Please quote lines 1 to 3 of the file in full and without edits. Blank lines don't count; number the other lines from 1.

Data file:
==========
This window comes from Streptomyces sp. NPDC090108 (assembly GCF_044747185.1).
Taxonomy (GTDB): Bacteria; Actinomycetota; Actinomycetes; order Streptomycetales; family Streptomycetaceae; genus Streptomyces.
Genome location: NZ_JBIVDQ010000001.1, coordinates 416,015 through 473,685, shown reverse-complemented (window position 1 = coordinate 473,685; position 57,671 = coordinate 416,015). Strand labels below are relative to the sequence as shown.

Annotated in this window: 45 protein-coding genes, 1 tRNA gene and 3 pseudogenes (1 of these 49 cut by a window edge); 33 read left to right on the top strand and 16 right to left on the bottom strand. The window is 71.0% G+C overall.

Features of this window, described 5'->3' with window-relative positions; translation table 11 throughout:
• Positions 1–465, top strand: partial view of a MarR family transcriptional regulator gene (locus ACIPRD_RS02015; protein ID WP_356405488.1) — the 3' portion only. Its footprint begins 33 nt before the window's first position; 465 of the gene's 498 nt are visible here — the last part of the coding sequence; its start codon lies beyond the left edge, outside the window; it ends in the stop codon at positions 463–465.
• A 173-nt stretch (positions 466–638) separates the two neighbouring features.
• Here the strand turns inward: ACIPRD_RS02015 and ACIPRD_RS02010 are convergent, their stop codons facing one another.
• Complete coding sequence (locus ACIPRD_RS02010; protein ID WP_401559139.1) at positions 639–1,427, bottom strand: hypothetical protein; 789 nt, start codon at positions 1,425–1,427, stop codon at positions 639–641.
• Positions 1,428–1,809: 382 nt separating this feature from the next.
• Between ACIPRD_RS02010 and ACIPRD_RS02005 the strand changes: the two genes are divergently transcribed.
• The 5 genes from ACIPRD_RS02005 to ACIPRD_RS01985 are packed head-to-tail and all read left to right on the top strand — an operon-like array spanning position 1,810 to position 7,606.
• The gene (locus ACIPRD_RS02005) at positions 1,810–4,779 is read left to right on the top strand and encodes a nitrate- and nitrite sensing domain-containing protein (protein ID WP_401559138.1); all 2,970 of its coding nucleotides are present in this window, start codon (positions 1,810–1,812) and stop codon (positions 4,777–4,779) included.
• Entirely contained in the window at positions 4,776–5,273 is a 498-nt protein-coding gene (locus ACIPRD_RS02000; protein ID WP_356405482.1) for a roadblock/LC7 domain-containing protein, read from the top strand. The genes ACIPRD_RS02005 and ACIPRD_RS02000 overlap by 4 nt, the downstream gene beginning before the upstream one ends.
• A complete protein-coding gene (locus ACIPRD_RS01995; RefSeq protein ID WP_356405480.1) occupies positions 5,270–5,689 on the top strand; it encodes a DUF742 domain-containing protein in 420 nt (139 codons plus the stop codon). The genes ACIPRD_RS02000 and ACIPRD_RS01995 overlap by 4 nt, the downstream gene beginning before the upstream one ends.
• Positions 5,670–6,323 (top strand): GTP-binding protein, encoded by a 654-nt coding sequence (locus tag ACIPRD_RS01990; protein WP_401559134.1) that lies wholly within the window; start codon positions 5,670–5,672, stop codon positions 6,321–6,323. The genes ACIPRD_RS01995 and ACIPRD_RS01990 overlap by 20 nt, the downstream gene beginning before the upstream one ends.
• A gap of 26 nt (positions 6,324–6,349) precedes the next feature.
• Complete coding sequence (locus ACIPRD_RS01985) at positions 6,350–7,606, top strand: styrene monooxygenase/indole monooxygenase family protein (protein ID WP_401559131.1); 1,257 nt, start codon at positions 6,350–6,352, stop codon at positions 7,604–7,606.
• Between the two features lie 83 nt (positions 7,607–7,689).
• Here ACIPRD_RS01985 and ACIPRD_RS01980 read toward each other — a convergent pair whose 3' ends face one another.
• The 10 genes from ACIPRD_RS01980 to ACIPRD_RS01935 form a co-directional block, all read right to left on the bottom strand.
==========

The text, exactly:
This window comes from Streptomyces sp. NPDC090108 (assembly GCF_044747185.1).
Taxonomy (GTDB): Bacteria; Actinomycetota; Actinomycetes; order Streptomycetales; family Streptomycetaceae; genus Streptomyces.
Genome location: NZ_JBIVDQ010000001.1, coordinates 416,015 through 473,685, shown reverse-complemented (window position 1 = coordinate 473,685; position 57,671 = coordinate 416,015). Strand labels below are relative to the sequence as shown.